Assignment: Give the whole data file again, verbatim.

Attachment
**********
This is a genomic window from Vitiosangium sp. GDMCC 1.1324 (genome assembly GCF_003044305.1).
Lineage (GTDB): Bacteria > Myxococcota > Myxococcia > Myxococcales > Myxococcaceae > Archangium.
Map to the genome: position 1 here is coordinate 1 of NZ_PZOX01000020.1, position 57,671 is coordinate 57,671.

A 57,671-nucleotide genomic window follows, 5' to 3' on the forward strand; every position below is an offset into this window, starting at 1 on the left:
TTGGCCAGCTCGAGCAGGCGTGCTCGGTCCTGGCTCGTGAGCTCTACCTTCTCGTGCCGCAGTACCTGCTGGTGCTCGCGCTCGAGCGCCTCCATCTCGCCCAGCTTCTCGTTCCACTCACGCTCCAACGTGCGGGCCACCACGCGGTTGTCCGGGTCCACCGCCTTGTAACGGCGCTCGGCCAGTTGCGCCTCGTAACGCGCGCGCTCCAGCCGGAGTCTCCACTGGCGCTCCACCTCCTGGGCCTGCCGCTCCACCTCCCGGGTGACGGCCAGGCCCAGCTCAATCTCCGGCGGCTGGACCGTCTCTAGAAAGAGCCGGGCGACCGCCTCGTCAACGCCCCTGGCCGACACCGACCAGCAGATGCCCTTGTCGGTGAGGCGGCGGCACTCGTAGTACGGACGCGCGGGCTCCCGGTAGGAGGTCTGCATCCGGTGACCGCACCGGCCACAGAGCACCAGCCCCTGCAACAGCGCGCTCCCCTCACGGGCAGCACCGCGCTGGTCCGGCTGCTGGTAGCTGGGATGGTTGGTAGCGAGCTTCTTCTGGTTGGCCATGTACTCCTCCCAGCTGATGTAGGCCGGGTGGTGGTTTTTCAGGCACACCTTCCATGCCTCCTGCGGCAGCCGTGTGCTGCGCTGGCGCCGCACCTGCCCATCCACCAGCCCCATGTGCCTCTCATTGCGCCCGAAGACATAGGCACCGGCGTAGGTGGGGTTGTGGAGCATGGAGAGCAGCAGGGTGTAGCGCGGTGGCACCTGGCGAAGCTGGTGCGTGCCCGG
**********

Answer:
This is a genomic window from Vitiosangium sp. GDMCC 1.1324 (genome assembly GCF_003044305.1).
Lineage (GTDB): Bacteria > Myxococcota > Myxococcia > Myxococcales > Myxococcaceae > Archangium.
Map to the genome: position 1 here is coordinate 1 of NZ_PZOX01000020.1, position 57,671 is coordinate 57,671.

A 57,671-nucleotide genomic window follows, 5' to 3' on the forward strand; every position below is an offset into this window, starting at 1 on the left:
TTGGCCAGCTCGAGCAGGCGTGCTCGGTCCTGGCTCGTGAGCTCTACCTTCTCGTGCCGCAGTACCTGCTGGTGCTCGCGCTCGAGCGCCTCCATCTCGCCCAGCTTCTCGTTCCACTCACGCTCCAACGTGCGGGCCACCACGCGGTTGTCCGGGTCCACCGCCTTGTAACGGCGCTCGGCCAGTTGCGCCTCGTAACGCGCGCGCTCCAGCCGGAGTCTCCACTGGCGCTCCACCTCCTGGGCCTGCCGCTCCACCTCCCGGGTGACGGCCAGGCCCAGCTCAATCTCCGGCGGCTGGACCGTCTCTAGAAAGAGCCGGGCGACCGCCTCGTCAACGCCCCTGGCCGACACCGACCAGCAGATGCCCTTGTCGGTGAGGCGGCGGCACTCGTAGTACGGACGCGCGGGCTCCCGGTAGGAGGTCTGCATCCGGTGACCGCACCGGCCACAGAGCACCAGCCCCTGCAACAGCGCGCTCCCCTCACGGGCAGCACCGCGCTGGTCCGGCTGCTGGTAGCTGGGATGGTTGGTAGCGAGCTTCTTCTGGTTGGCCATGTACTCCTCCCAGCTGATGTAGGCCGGGTGGTGGTTTTTCAGGCACACCTTCCATGCCTCCTGCGGCAGCCGTGTGCTGCGCTGGCGCCGCACCTGCCCATCCACCAGCCCCATGTGCCTCTCATTGCGCCCGAAGACATAGGCACCGGCGTAGGTGGGGTTGTGGAGCATGGAGAGCAGCAGGGTGTAGCGCGGTGGCACCTGGCGAAGCTGGTGCGTGCCCGG